- Little is known about the silvery pigeon, a critically endangered bird endemic to western Indonesia and Malaysia that may number anywhere between 50 and 1,000 individuals.
- Yet despite being rare and a protected species, the silvery pigeon continues to be offered for sale online in the international pet trade.
- Researchers say there needs to be swift conservation action to prevent the currently low-level trade from growing out of control.
A recent study, published in the journal Nature Conservation, warns that a snapshot review of social media trade in the critically endangered silvery pigeon (Columba argentina) is a cause for concern for this enigmatic species.
Simon Bruslund, curator of ornithology at Germany’s Rostock Zoo, worked with a team including the nonprofit Monitor Conservation Research Society to trawl Facebook groups and posts between October and December 2021. They identified at least 10 silvery pigeons for sale from three sellers in Indonesia, with interest from abroad in South Korea and Qatar.
Believed to be extinct in the wild by scientists for several decades, pictures of the silvery pigeon were snapped back in 2008, proving that it was holding on. The species’ known range is limited to islands in western Indonesia and Malaysia, and significant knowledge gaps persist about its basic ecology.
According to the IUCN Red List, there are only around 50 silvery pigeons left in the wild. Recent surveys, however, indicate this figure is likely an underestimate. Bruslund said that according to “best estimates,” there are up to 1,000 silvery pigeons remaining in the wild.
Similarities between the silvery pigeon and the pied imperial pigeon (Ducula bicolor), which shares some of its range, are among the causes stated for past low estimates during monitoring surveys. Such misidentifications were noted in the online trade as well. For example, silvery pigeons were in some cases identified along with other species as generic “forest birds,” indicating it was not specifically acquired and may have been caught as bycatch, Bruslund said.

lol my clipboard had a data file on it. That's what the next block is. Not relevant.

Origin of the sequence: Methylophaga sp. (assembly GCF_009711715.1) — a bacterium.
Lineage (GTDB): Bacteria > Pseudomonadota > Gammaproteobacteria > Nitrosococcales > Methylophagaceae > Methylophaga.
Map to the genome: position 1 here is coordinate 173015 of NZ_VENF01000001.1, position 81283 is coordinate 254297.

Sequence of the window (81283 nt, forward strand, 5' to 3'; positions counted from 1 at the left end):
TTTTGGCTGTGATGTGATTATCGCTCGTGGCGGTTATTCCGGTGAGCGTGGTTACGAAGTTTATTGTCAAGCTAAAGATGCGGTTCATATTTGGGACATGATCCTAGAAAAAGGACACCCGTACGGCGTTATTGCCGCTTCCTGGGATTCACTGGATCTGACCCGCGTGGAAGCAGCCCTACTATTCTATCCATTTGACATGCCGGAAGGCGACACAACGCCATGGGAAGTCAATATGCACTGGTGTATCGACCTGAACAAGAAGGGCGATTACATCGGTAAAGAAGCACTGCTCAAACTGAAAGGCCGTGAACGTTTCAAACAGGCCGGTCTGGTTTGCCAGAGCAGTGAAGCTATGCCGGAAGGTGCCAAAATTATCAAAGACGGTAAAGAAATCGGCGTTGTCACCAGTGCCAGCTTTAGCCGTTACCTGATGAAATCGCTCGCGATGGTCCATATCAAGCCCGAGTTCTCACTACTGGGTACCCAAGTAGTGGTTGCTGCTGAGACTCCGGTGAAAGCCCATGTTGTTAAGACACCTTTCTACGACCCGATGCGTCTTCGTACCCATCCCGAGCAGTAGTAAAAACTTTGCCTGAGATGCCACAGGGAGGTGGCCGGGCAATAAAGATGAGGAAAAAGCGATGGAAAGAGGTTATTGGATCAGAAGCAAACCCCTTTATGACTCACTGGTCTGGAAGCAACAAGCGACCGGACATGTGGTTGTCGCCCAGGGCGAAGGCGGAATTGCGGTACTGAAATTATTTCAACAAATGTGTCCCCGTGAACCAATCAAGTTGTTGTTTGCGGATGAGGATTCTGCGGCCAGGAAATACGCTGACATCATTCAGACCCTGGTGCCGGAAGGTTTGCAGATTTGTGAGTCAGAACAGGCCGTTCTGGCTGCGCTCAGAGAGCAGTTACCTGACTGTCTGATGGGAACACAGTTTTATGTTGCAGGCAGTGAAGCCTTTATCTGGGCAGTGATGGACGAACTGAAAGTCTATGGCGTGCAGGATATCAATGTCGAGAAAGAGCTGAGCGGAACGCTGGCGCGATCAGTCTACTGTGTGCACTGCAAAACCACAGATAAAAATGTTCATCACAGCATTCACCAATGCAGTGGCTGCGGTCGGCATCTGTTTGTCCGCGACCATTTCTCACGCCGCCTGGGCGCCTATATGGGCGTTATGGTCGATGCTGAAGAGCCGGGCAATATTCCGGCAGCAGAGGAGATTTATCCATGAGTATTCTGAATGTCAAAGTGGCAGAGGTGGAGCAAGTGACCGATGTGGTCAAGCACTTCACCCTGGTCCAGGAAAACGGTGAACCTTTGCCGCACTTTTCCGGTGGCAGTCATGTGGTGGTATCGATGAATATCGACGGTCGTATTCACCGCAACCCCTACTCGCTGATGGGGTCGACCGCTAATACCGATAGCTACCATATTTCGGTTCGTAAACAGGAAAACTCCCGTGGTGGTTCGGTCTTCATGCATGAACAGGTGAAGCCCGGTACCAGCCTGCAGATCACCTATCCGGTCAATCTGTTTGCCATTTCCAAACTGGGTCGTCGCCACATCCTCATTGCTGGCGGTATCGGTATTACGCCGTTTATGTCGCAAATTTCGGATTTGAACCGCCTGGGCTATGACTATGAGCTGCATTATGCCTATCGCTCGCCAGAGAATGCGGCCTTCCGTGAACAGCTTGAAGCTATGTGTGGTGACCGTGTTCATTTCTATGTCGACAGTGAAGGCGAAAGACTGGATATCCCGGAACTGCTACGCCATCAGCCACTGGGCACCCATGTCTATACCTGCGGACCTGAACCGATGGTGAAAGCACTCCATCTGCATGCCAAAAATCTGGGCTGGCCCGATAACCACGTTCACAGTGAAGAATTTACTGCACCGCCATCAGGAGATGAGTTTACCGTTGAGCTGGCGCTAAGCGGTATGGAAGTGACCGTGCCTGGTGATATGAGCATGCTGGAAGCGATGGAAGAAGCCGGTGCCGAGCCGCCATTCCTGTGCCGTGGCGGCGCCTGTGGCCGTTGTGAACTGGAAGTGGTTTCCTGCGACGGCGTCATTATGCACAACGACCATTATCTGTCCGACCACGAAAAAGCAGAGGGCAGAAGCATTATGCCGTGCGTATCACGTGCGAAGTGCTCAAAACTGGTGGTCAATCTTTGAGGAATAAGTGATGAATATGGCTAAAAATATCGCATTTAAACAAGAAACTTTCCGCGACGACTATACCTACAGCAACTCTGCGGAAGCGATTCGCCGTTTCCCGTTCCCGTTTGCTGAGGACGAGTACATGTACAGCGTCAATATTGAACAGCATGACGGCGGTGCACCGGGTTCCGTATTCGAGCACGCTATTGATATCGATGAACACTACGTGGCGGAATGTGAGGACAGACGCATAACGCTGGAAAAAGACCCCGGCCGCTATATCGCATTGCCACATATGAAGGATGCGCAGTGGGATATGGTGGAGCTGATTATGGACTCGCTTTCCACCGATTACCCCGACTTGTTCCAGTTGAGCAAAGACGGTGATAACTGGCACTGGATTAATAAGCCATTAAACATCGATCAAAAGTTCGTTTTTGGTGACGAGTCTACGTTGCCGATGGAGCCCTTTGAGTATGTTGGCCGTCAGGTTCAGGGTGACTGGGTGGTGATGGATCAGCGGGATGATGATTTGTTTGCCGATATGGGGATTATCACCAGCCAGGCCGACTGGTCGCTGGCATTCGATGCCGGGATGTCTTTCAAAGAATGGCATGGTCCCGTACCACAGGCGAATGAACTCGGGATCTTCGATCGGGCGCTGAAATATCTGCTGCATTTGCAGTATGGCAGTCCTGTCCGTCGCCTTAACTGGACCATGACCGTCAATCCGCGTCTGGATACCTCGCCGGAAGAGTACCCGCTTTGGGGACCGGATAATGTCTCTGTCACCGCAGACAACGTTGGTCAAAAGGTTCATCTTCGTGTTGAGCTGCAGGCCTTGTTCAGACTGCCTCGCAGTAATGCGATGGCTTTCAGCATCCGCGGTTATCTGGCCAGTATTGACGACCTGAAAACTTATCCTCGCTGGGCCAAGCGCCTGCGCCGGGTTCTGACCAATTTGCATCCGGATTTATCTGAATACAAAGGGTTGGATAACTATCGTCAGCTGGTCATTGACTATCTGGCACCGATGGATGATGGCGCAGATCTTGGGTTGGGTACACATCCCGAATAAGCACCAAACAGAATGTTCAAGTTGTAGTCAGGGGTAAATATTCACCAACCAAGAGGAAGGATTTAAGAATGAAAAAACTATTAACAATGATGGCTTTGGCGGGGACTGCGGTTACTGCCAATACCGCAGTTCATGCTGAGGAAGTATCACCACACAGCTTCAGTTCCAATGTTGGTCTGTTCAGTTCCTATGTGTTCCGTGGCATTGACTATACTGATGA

The silvery pigeon is legally protected in both Malaysia and Indonesia. In the latter, possessing or trapping the bird can result in a fine or prison sentence.
Even though silvery pigeon numbers may be higher than previously thought, poaching remains a threat, according to Muhammad Iqbal, of the biology program at Indonesia’s Sriwijaya University. Based on his experience on Indonesia’s Simeulue Island, he said hunting is “not massive” and mostly “incidental.” Local people take chicks from nests, but they are often unaware that the pigeon is both protected and endangered. Tom Amey, director of social and environment programs at the EcosystemImpact Foundation, which is based on Simeulue, agreed, saying the silvery pigeon is sometimes caught alongside the more widely dispersed pied imperial pigeon.
Based on experiences with the trafficking of songbirds from Southeast Asia noted by the Silent Forest initiative, Bruslund said he’s concerned that what currently appears to be a small-scale trade popping up online may be early signs of a wider problem: “We see trends starting sometimes out of the blue, we see suddenly that there’s a new interest in a new species that appears in the trade. And it just takes off.”
Bruslund called on Indonesian authorities to list the silvery pigeon on Appendix III of CITES, the global convention on wildlife trade, to head off any potential surge in demand, with a view to uplisting it to Appendix I, which would prohibit its international trade entirely. The similar-looking pied imperial pigeon, he added, should be listed on Appendix II to avoid misidentification and prevent attempts to circumvent regulations. Such actions would also prompt information gathering on any current ongoing trade. Raising awareness among officials, law enforcement and locals is another important strategy to protect the vulnerable species.
“If we let local people [know] this species is threatened and protected,” Iqbal said, “I believe they will not try to collect this species in the wild again.”
Banner image: The silvery pigeon is one of the most threatened pigeon species in the world. As a seed disperser, this species helps contribute to the overall biodiversity of the small islands it inhabits, according to researcher Simon Bruslund. Image by James Eaton/Birdtour Asia.
Bruslund, S., Leupen, B., Shepherd, C. R., & Nelson, S. S. (2022). Online trade as a serious additional threat to the critically endangered silvery pigeon Columba argentina in Indonesia. Nature Conservation, 46, 41-48. doi:10.3897/natureconservation.46.80064